New Catfish Management Plan

TPWD technician Jeff Bowling holds a 42.5-inch, 39-pound blue catfish caught on a jugline at Richland Chambers Reservoir on December 10, 2009.

TPWD technician Jeff Bowling holds a 42.5-inch, 39-pound blue catfish caught on a jugline at Richland Chambers Reservoir on December 10, 2009.

This is Passport to Texas

Catfish are more adaptable to changing environmental conditions than other game fish, are popular among anglers, and are good eating. For those and other reasons, the Texas Parks and Wildlife Commissioners approved a new Catfish Management Plan earlier this year. Dave Terre.

The first step in this plan was to go to our anglers and ask them what they want for the future of catfish angling in Texas. And we took their opinions and their needs and desires for catfish fishing in the future, and we tried to look to see what we could do with our catfish populations to make fishing better for them.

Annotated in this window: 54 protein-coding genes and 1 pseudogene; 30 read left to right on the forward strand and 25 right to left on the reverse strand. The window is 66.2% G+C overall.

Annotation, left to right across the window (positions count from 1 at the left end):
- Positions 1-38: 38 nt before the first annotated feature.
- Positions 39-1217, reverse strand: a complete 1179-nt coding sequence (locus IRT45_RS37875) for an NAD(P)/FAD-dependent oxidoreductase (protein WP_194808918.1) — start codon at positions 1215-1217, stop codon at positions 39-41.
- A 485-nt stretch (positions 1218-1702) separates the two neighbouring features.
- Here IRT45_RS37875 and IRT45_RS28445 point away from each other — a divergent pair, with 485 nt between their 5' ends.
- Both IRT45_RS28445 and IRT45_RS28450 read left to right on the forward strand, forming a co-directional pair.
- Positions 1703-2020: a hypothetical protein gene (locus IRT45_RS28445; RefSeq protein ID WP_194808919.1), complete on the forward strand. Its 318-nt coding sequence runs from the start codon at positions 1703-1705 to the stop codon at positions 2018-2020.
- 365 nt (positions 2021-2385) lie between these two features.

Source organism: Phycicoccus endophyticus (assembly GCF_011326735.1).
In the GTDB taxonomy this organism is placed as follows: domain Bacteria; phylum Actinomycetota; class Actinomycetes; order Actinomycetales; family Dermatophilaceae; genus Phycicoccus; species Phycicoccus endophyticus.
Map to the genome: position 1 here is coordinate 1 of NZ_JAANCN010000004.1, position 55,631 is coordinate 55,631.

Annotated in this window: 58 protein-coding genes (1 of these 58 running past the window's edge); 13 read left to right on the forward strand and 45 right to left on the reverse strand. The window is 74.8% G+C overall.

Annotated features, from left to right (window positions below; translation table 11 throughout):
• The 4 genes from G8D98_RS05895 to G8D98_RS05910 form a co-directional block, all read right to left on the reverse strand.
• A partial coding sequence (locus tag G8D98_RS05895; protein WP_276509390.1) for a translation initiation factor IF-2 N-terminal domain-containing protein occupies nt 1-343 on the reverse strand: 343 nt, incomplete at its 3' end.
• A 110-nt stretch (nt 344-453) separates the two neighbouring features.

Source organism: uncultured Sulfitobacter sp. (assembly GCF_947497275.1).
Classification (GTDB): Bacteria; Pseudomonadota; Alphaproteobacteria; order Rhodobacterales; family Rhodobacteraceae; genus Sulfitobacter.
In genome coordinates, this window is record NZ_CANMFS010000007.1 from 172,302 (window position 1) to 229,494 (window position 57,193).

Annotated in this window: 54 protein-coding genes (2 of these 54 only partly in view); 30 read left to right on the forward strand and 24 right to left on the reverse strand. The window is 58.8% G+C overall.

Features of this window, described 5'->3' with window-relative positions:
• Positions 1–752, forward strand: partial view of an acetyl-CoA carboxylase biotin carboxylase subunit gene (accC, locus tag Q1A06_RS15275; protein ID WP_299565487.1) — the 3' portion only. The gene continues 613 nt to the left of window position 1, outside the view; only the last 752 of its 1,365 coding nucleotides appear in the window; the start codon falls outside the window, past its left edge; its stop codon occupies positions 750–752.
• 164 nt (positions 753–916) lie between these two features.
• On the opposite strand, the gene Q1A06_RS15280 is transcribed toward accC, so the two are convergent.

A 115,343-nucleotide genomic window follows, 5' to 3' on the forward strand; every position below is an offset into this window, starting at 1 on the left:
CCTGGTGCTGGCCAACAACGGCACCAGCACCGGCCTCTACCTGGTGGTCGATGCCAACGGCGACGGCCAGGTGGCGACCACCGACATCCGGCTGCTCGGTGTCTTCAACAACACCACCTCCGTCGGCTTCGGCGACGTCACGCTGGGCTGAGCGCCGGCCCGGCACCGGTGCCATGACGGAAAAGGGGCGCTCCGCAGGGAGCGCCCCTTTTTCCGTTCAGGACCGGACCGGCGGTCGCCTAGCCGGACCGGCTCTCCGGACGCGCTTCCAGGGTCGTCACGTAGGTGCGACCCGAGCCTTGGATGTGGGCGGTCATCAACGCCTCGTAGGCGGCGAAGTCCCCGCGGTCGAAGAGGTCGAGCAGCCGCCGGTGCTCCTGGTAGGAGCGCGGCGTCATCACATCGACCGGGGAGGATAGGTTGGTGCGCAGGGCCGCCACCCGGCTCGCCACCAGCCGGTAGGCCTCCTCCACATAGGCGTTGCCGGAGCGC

Terre is chief of fisheries management and research at Texas Parks and Wildlife. Stocking, habitat management, and regulations, are among the tools they’ll use to implement the plan. In addition, he says, they’ll bring fish to the fishermen.

People want good, quality fishing opportunities close to home. So, what we strive to do is to use catfish to create good catfish fishing opportunities on smaller, public water bodies in major metropolitan areas close to where people live in cities. So, look for us [to be] doing more of that in the future.

Find the complete catfish management plan on the Texas Parks and Wildlife website.

All these strategies have been confirmed with our anglers as things tht they want us to do. So, for the next decade or so, this is the direction that we’ll be moving with our catfish program.

The Sport Fish restoration program supports our series.

For Texas Parks and Wildlife, I’m Cecilia Nasti.

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